The developer of one of the highest profile leftist and progressive-driven games of the year has revealed his project to be a complete flop, despite positive reviews.
The invisible hand of the free market gave this “high art” product a knockout punch.
In a recent post-mortem of the game, Where the Water Tastes Like Wine, its designer and programmer Johnnemann Nordhagen, complained that the game’s $140,000 budget has resulted in a loss for his company, Dim Bulb Games.
Nordhagen, a former Gone Home developer, says that his title sold fewer than 4,000 copies since its release a few weeks ago despite receiving a positive response from game journalists, who drove the game’s hype prior to its release slightly over a month ago.
As detailed by One Angry Gamer, the game’s sales actually peaked at 6,200 but almost half of its owners requested refunds for the title after playing it for less than two hours, bringing the figure down to around 3,800.
In the post-mortem, Nordhagen patted himself on the back for hiring a “fantastic crew of incredibly talented writers from a wide variety of diverse backgrounds,” failing to note that none of them were ideologically diverse. He noted that prior to its release, the game received a lot of attention from the press, and its presence at conventions and awards groups (including a nomination at the Independent Games Festival) put it on the path for commercial success.
The game featured the writing of VICE Waypoint editor-in-chief Austin Walker, who infamously refused to allow his publication to cover Kingdom Come: Deliverance over ideological concerns.
On Walker’s publication, Waypoint, its writers expressed their opposition to the conservative views of Kingdom Come’s creator, Daniel Vávra, who supported the GamerGate movement for ethics in games journalism and shared viewpoints expressed by MILO. As DANGEROUS previously reported, sales of Kingdom Come are soaring despite the media boycott.
Other contributors to Where The Water Tastes Like Wine include Kotaku writer Gita Jackson, ZAM editor Laura Michet, and former game journalist Leigh Alexander, whose 2014 article on Gamasutra kicked off GamerGate.
“Gamers don’t have to be your audience,” she claimed. “Gamers are over.”
Were that so, Where The Water Tastes Like Wine wouldn’t have been a commercial failure.
Nordhagen bragged about the game’s positive reception from the Washington Post, whose writer Harold Goldberg called it a “giant leap forward for video game storytelling.”
A further dissection of the game from Nordhagen reveals the game’s underlying issues—namely that despite all the hype, the game just isn’t very good. Numerous bugs stemmed from a lack of playtesting, a lack of expertise in actually developing and programming the game, as well as “forgetting that the PC uses a mouse and keyboard”—an issue that caused no shortage of user interface issues for players—contributed to the game’s overall mediocrity.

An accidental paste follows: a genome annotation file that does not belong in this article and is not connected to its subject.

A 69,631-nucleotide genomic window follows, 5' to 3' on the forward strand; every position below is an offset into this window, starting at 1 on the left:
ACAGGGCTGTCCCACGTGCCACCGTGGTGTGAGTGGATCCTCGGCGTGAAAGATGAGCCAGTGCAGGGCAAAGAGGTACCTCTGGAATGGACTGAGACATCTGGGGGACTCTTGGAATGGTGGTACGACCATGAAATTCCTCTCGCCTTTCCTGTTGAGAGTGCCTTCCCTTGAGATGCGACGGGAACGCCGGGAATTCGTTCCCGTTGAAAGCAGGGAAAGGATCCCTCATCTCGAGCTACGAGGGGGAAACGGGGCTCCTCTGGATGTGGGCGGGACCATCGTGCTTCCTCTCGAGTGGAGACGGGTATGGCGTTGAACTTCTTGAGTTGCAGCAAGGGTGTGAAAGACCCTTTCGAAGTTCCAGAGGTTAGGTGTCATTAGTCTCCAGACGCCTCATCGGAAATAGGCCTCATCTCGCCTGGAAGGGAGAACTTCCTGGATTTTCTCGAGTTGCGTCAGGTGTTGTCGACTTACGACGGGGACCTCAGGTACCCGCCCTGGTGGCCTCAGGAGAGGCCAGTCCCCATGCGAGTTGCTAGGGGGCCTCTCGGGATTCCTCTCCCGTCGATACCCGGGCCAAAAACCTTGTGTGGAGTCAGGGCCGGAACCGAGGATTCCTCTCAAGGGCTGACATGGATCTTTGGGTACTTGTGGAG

It’s worth noting that while gamers who bought the title had few good things to say about it, the media, which hyped the title, failed to identify these issues. Reviews of the game were generally favorable. Several publications, including the Washington Post, PC Powerplay, Game Informer, and Hardcore Gamer gave the title near-perfect scores.
Like many of the game’s cheerleaders in the media, a Rock Paper Shotgun writer eagerly promoted the game prior to its release, despite being “chums with several of these people, live with one of them, and am also very fond of wandering and hearing stories.” It wasn’t enough to prevent sales from floundering.
“[…] once you factor in the ~$140,000 I spent paying my contractors and collaborators for the game, you begin to see that maybe it wasn’t, financially speaking, worth it. I guess I will have to wait a bit longer to buy that Juicero.
“Joking aside — that’s dismal. And terrifying. At the end of the day it’s astounding that a game that got this much attention from the press, that won awards, that had an all-star cast of writers and performers, that had a bizarre celebrity guest appearance(!) failed this hard. It scares me.”
Following Nordhagen’s publication of the post-mortem, the creator updated the post to say that the game wasn’t a failure.
“First, many headlines have said that the game was a ‘failure’ or a ‘flop.’ That’s not true, and definitely not how we feel about it,” he claims. “Regardless of sales, this is an amazing artistic achievement and we believe the recognition we’ve gotten proves that. Sales were disappointing, but sales are only one aspect of a successful game.”
On the contrary, sales are the best indicator of a successful game.
On Twitter, Nordhagen expressed anger towards the gaming crowd.
“Motherfucker, you won’t buy my game because its content and creation are the antithesis of everything you stand for. In fact, I forbid you from buying it,” he wrote.
Gators have been digging up past tweets where I said nasty things about GG and saying “this is why I’ll never buy your game!” Motherfucker, you won’t buy my game because its content and creation are the antithesis of everything you stand for. In fact, I forbid you from buying it.
Life comes at you fast.
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